The Algona Republican from Algona, Iowa on August 29, 1894 · Page 6
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The Algona Republican from Algona, Iowa · Page 6

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Algona, Iowa
Issue Date:
Wednesday, August 29, 1894
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Page 6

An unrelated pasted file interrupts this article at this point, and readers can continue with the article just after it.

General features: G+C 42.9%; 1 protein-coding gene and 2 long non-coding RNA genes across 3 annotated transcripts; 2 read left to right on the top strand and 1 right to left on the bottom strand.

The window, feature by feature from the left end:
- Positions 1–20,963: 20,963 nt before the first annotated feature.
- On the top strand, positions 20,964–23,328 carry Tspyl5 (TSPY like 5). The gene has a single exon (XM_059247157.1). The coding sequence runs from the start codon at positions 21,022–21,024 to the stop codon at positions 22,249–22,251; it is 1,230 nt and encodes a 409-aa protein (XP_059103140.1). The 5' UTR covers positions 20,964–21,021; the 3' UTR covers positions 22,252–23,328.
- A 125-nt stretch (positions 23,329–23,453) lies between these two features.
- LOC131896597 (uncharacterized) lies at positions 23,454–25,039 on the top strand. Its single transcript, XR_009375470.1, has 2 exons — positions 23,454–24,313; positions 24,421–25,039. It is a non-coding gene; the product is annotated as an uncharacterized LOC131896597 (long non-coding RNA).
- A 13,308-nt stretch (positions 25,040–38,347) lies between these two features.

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IdWA'S GRfcAt fJUTfiLV Made % th<- Danish Sculptor, ftohl-Smlth-Tw« Years of Stead? Planned. Carl Rohl-Srriith's stiul$q in the sotttj- gable of the Woman's Temple, high above the, roar of LaSalle street, Says the Chicago correspondent of the Daily Iowa Capital, is the Scene to-day of an activity unusual in a sculptor's Working quarters. Day before yesterday the Danish sciilptor, ivfao is "modeling 1 the sculpture of the Iowa soldiers' and sailors' monument, finished the clay model of the Iowa sailor boy, one'of the.-foul- statttes which .ate to" stand at the corners of the base. This is the first figure to be inndgjhrthe clay, and to-day workmen under the. direction of Koh1.-Smith.arc building-vip the mould outside of the clay model, so as to take the plaster cast which will be used in the bronze foundry. \Veek before last the executive committee .and several members of the board -met in Rohl- Smith's sttidio and after examining the alerc, breezy, bouyant figure of the sailor boy from every possible point of view, congratulated the sculptor, shook hands'with each other and told Ilohl- Hmith to go ahead. Perhaps the most pleased of the commissioners with Kohl-Smith and his work wast Mrs. Cora C. Weed ,of Muscatine, but her words of praise were promptly echoed by C. II. Gatch of Des JSIoiiies, D. X. Kichardson of Davenport, H. H. Trimble of Keokuk, E. Townsend of Cedar Fulls, and L. E. Mitchell of Brush, Creek, the : other commissioners present. The board held several sessions and suggestsd some slight changes in the details of. the monument. As it stands now Carl Kohl-Smith's sketches for all the figures are approved, and Chicago art critics, who have at last awakened to the fact that Kohl-Smith is an artist in the truest sense of the word, are saying all sorts of pleasant things about the wisdom and discretion displayed by the Iowa monument commissioners in. leaving.Kohl-Smith \mtrammeled. All the sketches, as the first miniature clay models are called, are done; the sailor boy figure will be in the plaster by Wednesday, the clay model for the statue of Victory, which will stand in the capital of the column; is well along, the plaster cast of the medallion portrait of Colonel William Shaw hangs in the studio and near it is the plaster bust, recently made by Kohl-Smith, of General Dodge, which will- be used as. a study for the equestrian .statues.. In the stone yards of the Schricker- Rodler company in Davenport are huge blocks and slabs of Earre granite from Vermont, which are being chiseled into pediments, architraves, plinths, f.ti" tablatures, copings, steps and sections of a great column which enter into the stone work of the monument. Kohl- Smith-said yesterday that he 'would complete his work within two years, so it will be sale to set aside .some day in the Indian summer of 1-89(5 or Decoration day of 1897 on whiph to unveil , one of .the -handsomest Soldiers' rtnd sailors' monuments in the United. States. ' ,, In its general .appearance, the monument will resemble the famous Sieges- denkmal, or monument of Victory, which was placed in the Thiergarten of Berlin, Germany, in commemoration of the last Franco-Prussian war. From the ground to the top of the statue of Victory, which is 33 feet high, the monument will measure 133 feet. The base proper will be 33 feet by 30 feet 8 inches, but the steps which ^vill lead to the base will flare out (30x00 feet ground area. On'rounded pedestals which will spring from each corner of the base will stand bronze statues i eight feet ' high representing the infantry, cavalry, artillery and navy. The face of the sailor boy is looking up to "Old Glory" which he is about to haul to the mast head. The lines of the figure are simple and the pose is full of grace. Kohl-Smith is an anatomist of no mean order, and steadily refuses to lower his artistic standard by idealizing nature, so that the bronze representation of the Hawkeye sailor lad will stand out life-like and natural, full of vigor and strength, and a triumph of artistic simplicity. The soldier, also a young man. will look down, a smile on his bright face, the smile of boyish pleasure because of the garland of leaves and flowers which has been hung over his bayonet. The artilleryman will hold the sponge-rod in his hand and his arm thrown up as he gaily swings his cap. The cavalryman, his coat uu- frfrbiti. the dotnifcftni Idea !it i whieh Rohl-SMthstewS by the 6s, is peace, victory without tri* and the happiness of the home coming. The base proper from the level of'the stone dias will etand a trifle less thato thirty feet high, and ofl this IeV6l will b« plafeed the e^ueSstfian statues bf Gen. Crocker', Gen. titiftis, Gett. Dodge and Gefi. Corse, each from nine" to ten feet high. In eftch of the foUf pediments will be placed a medallion three feet In diameter. The medallion in the pediment which will face the capitol •tyill contain the cdat of arms of Idwa; the others bas-reliefs of Geiieral Bel- kbap. General Winslow and General Hat«h. Smaller medallions, 1 foot 7 inches In diameter, and thirty-two iti number, will form a series of bronze portraits in the architrave below the pediments. The citizen soldiers Who will be honored in having their faces in this historical portrait gallery have not all been selected, but the following namess have been given to Kohl-Smith; Colonel Shaw, Colonel Trimble. Colonel Geddes, Colonel Mills, Geiieral Mat* thias, Sergeant iiartman, Lieutenant Duffia, General Weaver, 11. IP, Clark' son. Thomas S. Wright, Lieutenant E. C. Haynes, Colonel Merritt, General 1<\ M. Drake. Colonel D. B. Henderson and General James A. Williamson. • Two bas-reliefs, each 11 feet 4 inches ny,6 feet, will occupy two of the sides of the base. One will be a bas-relief of the battle of Fort Donnelson, the other of Shiloh. In the Fort Donnelson panel, General Tuttle, General Baker and Capt. Twombly will be the principal figures. Tho 23-foot statue of Victory, with its palm leaves in its outstretched hands, is too large for Kohl-Smith's gable stu- • dio, and he is modeling it in a studio he built for the purpose on the lake shore north of Jackson park. This, of course, is a female figure, full of dignity, and with its drapery in graceful folds. " " ' The salient feature of the monument and the one which will be formed in the plastic clay with the sculptor's heart at his finger's end, will be the statue of lOwa. It will be semi-nude, representing Iowa as a nourishing mother, seated on the plow, with corn and fruits at her feet. The beautiful face, strong in character, will look toward the gilded- dome of the capitol, every lineament expressive of the mother, longing for her children to come to her, that she may nourish them. While waiting, her hands are supporting her breasts, and no mother will look in the chaste, lovely idealization of motherhood without instantly understanding. . the beautiful idea which will be wrought in the lasting bronze. The statue will be 7 feet high. On the opposite side of the base will be a group representing Iowa presenting a parchment to History. Here Iowa is a stripling, a slip of a boy, emblematic, of Iowa's youthful statehood. History is a stern-faced, aged woman, immovably listening to the story the world is ever telling; the crown and the scep- tre are pushed to one side and the book o'f Iowa's war history lies at her feet. In representing Iowa as a young mother and History as an aged woman, Kohl-Smith has again demonstrated his versatility arid originality. In selecting Carl Kohl-Smith as the sculptor of the monument, the commission chose a man whose fame is international. The world's fair brought him to Chicago, and his statue of Benjamin Franklin which stood in the main entrance to the electricity building attracted a great deal of attention. His bronze group commemorative of the Fort Dearborn massacre which stands just south of George M. Pullman's mansion on Eighteenth street placed him in the fore-ranks of American- sculptors, for though'born a Dane, he is now an American. Others of his notable works are the 34 Hermes in the Vienna parliament building, 6 figures in the royal castle near Copenhagen, 13 medallions in the public library building, Springfield, 111., the Alamo group, San Antonio, the Judge Reid monument at Mt. Sterling, Ky.,and the bas-reliefs in the Schiller theater in Chicago. In 1878 he received honorable mention in the Paris Salon for his Ajax, and ten years ago he made the marble bust of the empress of Russia, which is now in the Oagmar theater in Copenhagen. While making the bust his stud t ip,\yasin the.palace of the.king,, and as he modeled from photographs, the king and queen of Denmark wera ever in the studio aiding Kohl-Smith in his work of portraying the features of their august daughter. fh& following fieebunl I) Stanley bf the cordnatioft of" QuefiH viotor'ift is takeft frwra a recently published life of the einiheiit eo« clesiastic: At 10:80 another gun' announced that she was at the abbey door* and ia about a quarter" 0! aft hour the procession appeared frPffl under tha organ, advancing up the purple approach to the chancel —everyone leading over—and in they (Same., First the great dukes, Struggling with their enormous trains; then mshopSf etc.. atid then the qUeen, with he? vast crimson train, Out-* spread by eight ladies all in white, followed by the great ladies of the court in enormous crimson trains, and the smaller ladies with delicate sky-blue trains trailing along the dark floor. When she came within the full view of the gorgeous abbey she paused* as if for breath f aa^l clasped her hands. The orchestra broke out into the most tremendous crash of musics I over heard. "I was glad when they said unto mo, •Let us go into the house of the Lord.' " Everyone literally gasped for breath from the intense interest and the rails of the gallery visibly trembling in one's hand from the trembling of the spectators. 1 never saw anything like it; tears would have been a relief; one felt that the queen must sink into the earth under the tremendous awe. But at last she moved on to her place by the altar, and (as I heard from my cousins, who hud a place, close by) throw herself on hor knee?, buried her face in hor hands,, and evidently prayed fervently. For the first part the.silence was so gr«at that at my extreme point I could hear quite distinctly tho tremulous but. articulate voice of the archbishop; afterward it was quite inaudible. The great drawbacks were the feeble responses to the service and the feebleness of the acclamations— hardly any at all at the recognition and only tolerable at the coronation. That was'the crisis of the ceremony and the most 'striking part. The very moment the crown touched her head the guns went off, the trumpets- began, and tho shouts. She was perfectly immovable, like a statue. The duchess of Kent burst into tears and her lady had to put on her cor-, oriet for her. The anointing was very beautiful from the cloth of gold; the homage, also, from the magnificent cluster in the very center. It was a take-off, s though a necessary one. I suppose that throughout her face was turned, away fr'om the spectators toward the altar. All tho movements were beautiful. She was always accompanied by her eight ladies, floating about her like a silvery cloud. It was over at 3:30—-i. e., she went out then with her crown, her orb, and her scepter. I walked home. The rest had to wait till eight o'clock for their carriage, which .was forced back by the length of the line to Kennington common. The crowd in the street to see the return procession was stupendous. It was 'all more li«ce a dream than reality— more beautiful thaii I could'have conceived possible. I should almost wish never to see her again; that as this was the first image I had over had of hor so it should be the last. piaster?" it Mate it a 6ft Soiftefe'^tf, sm" "ft aitt fcase i* fc*«f f t ba f>uil6ci ftff ^frivout Qdineobuy g^ettiflt nffirD,'* .•Aftd the Mtid playe'd ''Sweet MSft*." . WfeSft tftg Ittmtf StepflttiAfirtS to $ot bur- neglect of it by ifsflicting fiptytl ftt siefe headache, bf dfrelug the skffi y6ito», ctfating the tongue" *ith iaf<ftrttducfflf ftflN tigo, paiftS in th6 rigttt 61d6 ftftci eSllf Ing tflt breath, we are little less tbafl luttfttics if JJB disregard the' chastisement. lft*'e Call HOsfcetter's Stomach Bitters to rtuf ftid, trahqoility and health follow speedily* ftffd with the departure of the: symbfoths inta-* tioned, departs fclstt irregularity of the bowels, tvhloh invariably attends disorder of the liver. In malarial complaints the liver Is always Involved, tad it is a felt btmate circumstance that this fine An'ti- billous medicine is also the finest Specific iti existence for every fofffl of malarial dls* ease. Nor is It less efflcaoiovs for dyspepsia, fftllufo of appetite and strength, nervousness and a rheutaatic tendency. It renews the ability td sleep, and greatly promotes convalescence after wasting diseases, A dude Is ft creature who taught the difference between grin aild a man's ctnaot be monkey's H. and H, WlllcloiUi Silks, WoolCIi Goods. Rlbbofift, CtirUIn* rtlid CutpeU, UrtCqttttlert tot oleftnlHi? house, Ml- ing inotlis and l-enotiitluKKf ease spoti. ' Price I5o, I! cakes lot 25o* For sule everywhere. AddrtiM u, & H4, Des Jftolnes, lonru. The smallest known influenza. microbe is that of Mall's Catarrh Cure Is a constitutional cure. Price, 75c. It is no sign that a hen meditates barta to her owner because she lays for hiiu. f It-gemnn's Camphor lc« wit It Glycerin*. . ,£Vi';!i s1 F tha £ l , 1 i l? ' IH ^' ld ?, a S tl Ki lc< 7'' rend '' l ' ol ' So|10 * < «et, Chilblains. Plies, ite. C.Q. Clai-UOo., New Haven, ctl It Is not right to consider a man a pirate just because he sheds a f 3w privateers. In Hot Weather Something 1 Is needed to keep up the» appetite, assist digestion and give good, healthful sleep. For'these purposes Hood's Sarsaparllla is pecu- Hood's JEBL &^fefe*/»4b. Sarsaparilla liariy adapted. As a blood purifier it has no equal, and it Is chiefly by- Its power to make pure blood that it has won such fame as a cure for scrofula, salt rheum and other similar diseases. , Hood's Pills cure headache and Indigestion. ( COOK BOOK] C ures cfem/fe/rnxfe 320 PflGBS-lkLUSTRflTBD. _ OheoL' tho Largest and Beat COOK-I BOOKS published. Mailed In exchange J forZOLarga lion heads cut from Liou I Coffee wrappers, and n 3-cent stomp. 1 Write for list of our other fine Pre-d mlums. WOOLSON SPICE Co. 1 450 Huron St., TOLTJDO, OHIIO. -Educational. liaiid, Telegrapliy. cutalogue free. Iowa Rtil- ness College, Bes Moln^s, la. A- O. Jenulnse, Pr6». UNIVERSITY OF NOTRE DAME. THE FIFTY-FIRST YEAR WILL OPEN , « TUESDAY, SEPT. 4TH. Full courses In Classics, totters. Science, Law, </'ivil and Mechanical Engineering:. Thorough Preparatory and Commercia.l Courses. St. Edward's Hall for boys under 131s unique In the completeness ot lt» equipment. Catalogues sent free on application to MBV. AKOBCW MonaihSKY, C. S. C., Kotioiianio, Ind. /IGADEMY OP TttB SACKED HEART ~ *-*-,< IOWA SOLDIERS' AND SAILORS' MONUMENT, The Corner Stone of Which Will Be Laid September 6.«State Fair Week, . When an eug-ag-ement is bt-okeu off it is usually a oasa of heart failure. One after tinothor of the theological eovniiKU'Jos of tho country are opening- tljeir doors to women. "The malo is late to-night," as the woinun .said when shy got up ut 3 u. jp, to lot in hor hubbaud. iV'J^alk about your Mosquito coast!" .paid iJjpnas, iw 1^ tanderly rubbed yjp shining' 4-urfy,oc» on ^is b^ld head. Jte—YOU, decline me bepause { am 4%y f sh»ll my Voung- Hiisbtmcl --It is just a week to.dvy since wo wero married, my dear I4sette. Young Wife—Ah, what a memory you hftve, darling! "Beg 1 pardon," sajd the missionary, "but will you translate his majesty's remarks again? J)id he tell his daughter that ho wt),s to Have guests to dinr ner or for dinner?" llicks, aftet 1 a slashing &peeeh by Wicks—A rousing speech, but vituperation ia not argument. Wioks—J %m aware of that, fe-ijjj Jt makes pfte deal b.et.fte? 1 |bas the b,e§t The parliament of Finland has passed a law prohibiting 'all railroad traffic and mail delivery on, Sunday. Henry Spit? of AUoona, J?a-, wa a fatally inured wiiiie saving hk little danffhter fvou* death nnder an electric car. "» The average watch is «o«iposed o| ninety-eight pieces and its manu, faeture embraces %Qye tttftft ? tinct and separate operations. * A sturp and baviBf u tail w f The rapier of g-jrl, BO her the fl»e^t ladies, IB Qt that was ft dsU, Her , became ojje/ J'oople of a Nation or a (ieneration. Experts in handwriting say that all the people of a single generation write alike, and it is well known that most French handwriting has a strong family likeness to the eyes of others than Frenchmen. Nearly all Chinamen of. the wash house class look alike to superficial observers, and persons unaccustomed to colored persons n'nd difficulty in distinguishing one from another. It needs, however, a comparison of two or three faniily photograph albums of twenty or thirty years ago to convince men and women of to-day that there are striking superficial likenesses running through Americans of a given generation. All these old albums show curious resemblances, chielly, perhaps, of dress and face, but sufficiently striking for one fam<- iiy album at first glance to be taken for another. As page after paere of each is turned over, there is the same succession of men, women and children, in full figure, sitting, stand' jng, posed in groups of two or three, with hats, -without hats, draped in shawls, • and manifestly dressed Jn their best for the occasion^ The photographers of those days oho,<?e, for reasons of their own, tQ full length pictures, and were usually smj,U, cosjbum,e toy 8, great deal atjc] ,liQJ.pe4 sify the gonei>a.l U^negg v u »nlng the wnole. generation,, , > , Bey. The course of liisti-uetion Jri this Academy, comlniited • by tho Keligious of tho Sacred Heart, embraces'the whole range of subjects necessary to constitute a polid and roflned education. Propriety of deportment,' personal neatness and the principles of, morality are objects of unceasing attention.: Extensive grounds afford the pupils every facility for useful bodily, exercise; their health Is an object of constant solicitude, and in sickness .they are attended with/maternal care. Fall term opens Tuesday, Sept. 1th.' For further 1 particulars, address THE SUPERIOR, Academy Sacred Heart, Kt. Joseph, Judk Pt. Band, Iron Hoop iN Mur-dpqh, f Of Bpme.'Ga., }ja,s been de* Of bis pa,stpvate by hjg fee is tfw 'edit^f of a Newspaper i& said tQ b e ble §ad hpnast, and pn.lv notioa tJ)»t newspapers and 4pn't :MJ w^7, JBJiif WPi pjlf'<KM*SSIy;, mmwgwjxmtexm^ tv a eJ ilo'lnai MSMti ^•yj-j«. j«w wj* ?•** wjsw* jflTfl-auBwe, •wn-s* uij,sy°sfc»' Mfe»i.|wMl*Twwto.t» iw iti^ggWBBf f i A Basket You Can Water Your Horses With. Cost! uo More Than, Any Other Kiniis, but W1J1 ANTTHHK3-, Davis International Cream Separator, Hand or Power, Every farmer that has cows should have one. It saves half the labor, makes one* third^wore butter, Separator Butter brings ons'third more money, 'Send for circulars, BttPO, ',CQ, Chicago., ni. W, L DOUO.AS ' $3